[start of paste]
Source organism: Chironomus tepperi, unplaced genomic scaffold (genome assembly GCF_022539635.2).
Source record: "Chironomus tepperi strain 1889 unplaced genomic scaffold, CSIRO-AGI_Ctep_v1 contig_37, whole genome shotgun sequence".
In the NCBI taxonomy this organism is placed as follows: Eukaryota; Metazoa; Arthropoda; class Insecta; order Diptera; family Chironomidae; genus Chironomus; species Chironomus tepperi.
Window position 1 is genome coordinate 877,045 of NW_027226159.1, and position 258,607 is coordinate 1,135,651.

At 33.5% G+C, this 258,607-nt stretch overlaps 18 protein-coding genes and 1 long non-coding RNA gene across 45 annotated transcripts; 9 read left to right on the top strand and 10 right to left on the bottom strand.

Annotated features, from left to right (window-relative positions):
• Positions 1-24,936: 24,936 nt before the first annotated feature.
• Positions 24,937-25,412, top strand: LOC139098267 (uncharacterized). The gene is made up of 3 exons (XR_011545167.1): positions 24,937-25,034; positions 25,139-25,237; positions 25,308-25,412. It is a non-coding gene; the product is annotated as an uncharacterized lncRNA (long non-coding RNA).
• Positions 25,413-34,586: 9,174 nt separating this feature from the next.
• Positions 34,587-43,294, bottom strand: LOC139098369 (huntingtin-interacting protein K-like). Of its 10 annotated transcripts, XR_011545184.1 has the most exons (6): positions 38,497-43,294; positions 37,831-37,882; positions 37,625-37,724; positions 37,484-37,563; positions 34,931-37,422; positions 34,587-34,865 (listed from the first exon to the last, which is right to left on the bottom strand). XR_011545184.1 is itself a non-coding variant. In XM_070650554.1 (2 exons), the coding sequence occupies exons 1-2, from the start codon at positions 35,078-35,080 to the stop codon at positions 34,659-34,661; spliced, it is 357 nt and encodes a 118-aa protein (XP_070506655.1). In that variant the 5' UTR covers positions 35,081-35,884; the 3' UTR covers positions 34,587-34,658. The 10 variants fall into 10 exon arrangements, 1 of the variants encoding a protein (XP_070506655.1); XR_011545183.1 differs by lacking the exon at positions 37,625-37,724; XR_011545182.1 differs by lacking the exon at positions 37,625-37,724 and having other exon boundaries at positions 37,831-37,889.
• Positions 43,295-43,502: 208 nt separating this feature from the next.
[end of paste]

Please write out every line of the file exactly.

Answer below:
Source organism: Chironomus tepperi, unplaced genomic scaffold (genome assembly GCF_022539635.2).
Source record: "Chironomus tepperi strain 1889 unplaced genomic scaffold, CSIRO-AGI_Ctep_v1 contig_37, whole genome shotgun sequence".
In the NCBI taxonomy this organism is placed as follows: Eukaryota; Metazoa; Arthropoda; class Insecta; order Diptera; family Chironomidae; genus Chironomus; species Chironomus tepperi.
Window position 1 is genome coordinate 877,045 of NW_027226159.1, and position 258,607 is coordinate 1,135,651.

At 33.5% G+C, this 258,607-nt stretch overlaps 18 protein-coding genes and 1 long non-coding RNA gene across 45 annotated transcripts; 9 read left to right on the top strand and 10 right to left on the bottom strand.

Annotated features, from left to right (window-relative positions):
• Positions 1-24,936: 24,936 nt before the first annotated feature.
• Positions 24,937-25,412, top strand: LOC139098267 (uncharacterized). The gene is made up of 3 exons (XR_011545167.1): positions 24,937-25,034; positions 25,139-25,237; positions 25,308-25,412. It is a non-coding gene; the product is annotated as an uncharacterized lncRNA (long non-coding RNA).
• Positions 25,413-34,586: 9,174 nt separating this feature from the next.
• Positions 34,587-43,294, bottom strand: LOC139098369 (huntingtin-interacting protein K-like). Of its 10 annotated transcripts, XR_011545184.1 has the most exons (6): positions 38,497-43,294; positions 37,831-37,882; positions 37,625-37,724; positions 37,484-37,563; positions 34,931-37,422; positions 34,587-34,865 (listed from the first exon to the last, which is right to left on the bottom strand). XR_011545184.1 is itself a non-coding variant. In XM_070650554.1 (2 exons), the coding sequence occupies exons 1-2, from the start codon at positions 35,078-35,080 to the stop codon at positions 34,659-34,661; spliced, it is 357 nt and encodes a 118-aa protein (XP_070506655.1). In that variant the 5' UTR covers positions 35,081-35,884; the 3' UTR covers positions 34,587-34,658. The 10 variants fall into 10 exon arrangements, 1 of the variants encoding a protein (XP_070506655.1); XR_011545183.1 differs by lacking the exon at positions 37,625-37,724; XR_011545182.1 differs by lacking the exon at positions 37,625-37,724 and having other exon boundaries at positions 37,831-37,889.
• Positions 43,295-43,502: 208 nt separating this feature from the next.